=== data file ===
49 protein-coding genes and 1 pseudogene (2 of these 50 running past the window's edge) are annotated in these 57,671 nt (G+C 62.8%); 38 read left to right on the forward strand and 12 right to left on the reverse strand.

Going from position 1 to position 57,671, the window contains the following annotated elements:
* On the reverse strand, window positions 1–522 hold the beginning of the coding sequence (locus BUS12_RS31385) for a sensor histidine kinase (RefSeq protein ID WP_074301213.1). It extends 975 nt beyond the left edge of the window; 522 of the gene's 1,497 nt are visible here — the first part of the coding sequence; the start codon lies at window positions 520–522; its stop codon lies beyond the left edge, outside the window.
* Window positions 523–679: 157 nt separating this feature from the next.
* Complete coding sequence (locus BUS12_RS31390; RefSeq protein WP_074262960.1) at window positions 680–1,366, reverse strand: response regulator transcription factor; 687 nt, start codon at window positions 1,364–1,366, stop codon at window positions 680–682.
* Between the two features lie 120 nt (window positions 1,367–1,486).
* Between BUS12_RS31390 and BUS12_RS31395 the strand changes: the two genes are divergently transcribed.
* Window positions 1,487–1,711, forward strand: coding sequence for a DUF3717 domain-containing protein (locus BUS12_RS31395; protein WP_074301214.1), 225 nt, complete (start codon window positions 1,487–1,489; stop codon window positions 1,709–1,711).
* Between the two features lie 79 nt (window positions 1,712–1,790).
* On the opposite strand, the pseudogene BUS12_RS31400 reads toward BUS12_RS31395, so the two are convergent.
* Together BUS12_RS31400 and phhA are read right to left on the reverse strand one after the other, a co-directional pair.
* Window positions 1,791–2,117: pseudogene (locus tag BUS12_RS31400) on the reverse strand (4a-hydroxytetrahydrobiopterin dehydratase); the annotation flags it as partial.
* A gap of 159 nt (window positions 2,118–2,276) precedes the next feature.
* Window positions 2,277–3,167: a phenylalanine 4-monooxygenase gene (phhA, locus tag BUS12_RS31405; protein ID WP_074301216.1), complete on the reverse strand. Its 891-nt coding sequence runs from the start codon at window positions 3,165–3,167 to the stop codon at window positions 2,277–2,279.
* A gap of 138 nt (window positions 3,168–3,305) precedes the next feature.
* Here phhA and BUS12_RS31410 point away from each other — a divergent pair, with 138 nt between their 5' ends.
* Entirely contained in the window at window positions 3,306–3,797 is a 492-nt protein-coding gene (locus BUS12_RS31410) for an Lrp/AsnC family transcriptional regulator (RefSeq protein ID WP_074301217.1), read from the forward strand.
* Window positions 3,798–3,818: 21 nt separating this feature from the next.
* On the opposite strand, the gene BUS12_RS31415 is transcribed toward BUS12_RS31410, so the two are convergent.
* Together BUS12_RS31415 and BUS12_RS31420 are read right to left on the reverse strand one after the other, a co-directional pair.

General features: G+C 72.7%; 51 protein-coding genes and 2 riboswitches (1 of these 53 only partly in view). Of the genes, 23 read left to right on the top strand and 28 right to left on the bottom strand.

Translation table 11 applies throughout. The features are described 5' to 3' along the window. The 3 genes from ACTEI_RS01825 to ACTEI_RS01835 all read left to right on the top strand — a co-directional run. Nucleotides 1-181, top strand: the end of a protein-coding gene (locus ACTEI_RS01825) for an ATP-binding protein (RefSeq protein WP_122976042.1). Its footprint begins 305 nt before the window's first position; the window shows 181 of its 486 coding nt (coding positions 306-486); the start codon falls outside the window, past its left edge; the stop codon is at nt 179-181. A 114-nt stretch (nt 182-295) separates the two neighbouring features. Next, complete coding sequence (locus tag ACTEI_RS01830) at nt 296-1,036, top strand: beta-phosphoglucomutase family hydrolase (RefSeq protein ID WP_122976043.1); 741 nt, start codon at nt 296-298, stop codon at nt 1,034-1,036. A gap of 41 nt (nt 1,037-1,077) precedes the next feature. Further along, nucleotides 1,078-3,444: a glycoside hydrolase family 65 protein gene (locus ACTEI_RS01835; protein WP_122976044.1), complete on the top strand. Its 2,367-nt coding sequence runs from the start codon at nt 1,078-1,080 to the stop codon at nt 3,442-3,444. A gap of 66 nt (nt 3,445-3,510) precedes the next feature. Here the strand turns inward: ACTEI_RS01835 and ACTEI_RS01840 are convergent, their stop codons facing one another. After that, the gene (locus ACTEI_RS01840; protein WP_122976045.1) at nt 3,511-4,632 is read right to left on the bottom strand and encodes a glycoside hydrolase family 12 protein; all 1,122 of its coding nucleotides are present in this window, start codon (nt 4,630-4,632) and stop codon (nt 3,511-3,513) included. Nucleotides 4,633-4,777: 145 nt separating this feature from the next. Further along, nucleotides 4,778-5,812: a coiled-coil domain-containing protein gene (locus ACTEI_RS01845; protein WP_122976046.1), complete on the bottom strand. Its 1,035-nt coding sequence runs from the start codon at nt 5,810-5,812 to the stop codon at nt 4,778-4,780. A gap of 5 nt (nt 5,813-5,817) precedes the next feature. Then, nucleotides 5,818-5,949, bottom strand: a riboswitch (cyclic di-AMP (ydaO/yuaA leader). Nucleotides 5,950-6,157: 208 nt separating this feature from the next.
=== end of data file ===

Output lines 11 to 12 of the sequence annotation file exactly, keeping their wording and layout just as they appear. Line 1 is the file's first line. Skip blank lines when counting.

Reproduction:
* Together BUS12_RS31400 and phhA are read right to left on the reverse strand one after the other, a co-directional pair.
* Window positions 1,791–2,117: pseudogene (locus tag BUS12_RS31400) on the reverse strand (4a-hydroxytetrahydrobiopterin dehydratase); the annotation flags it as partial.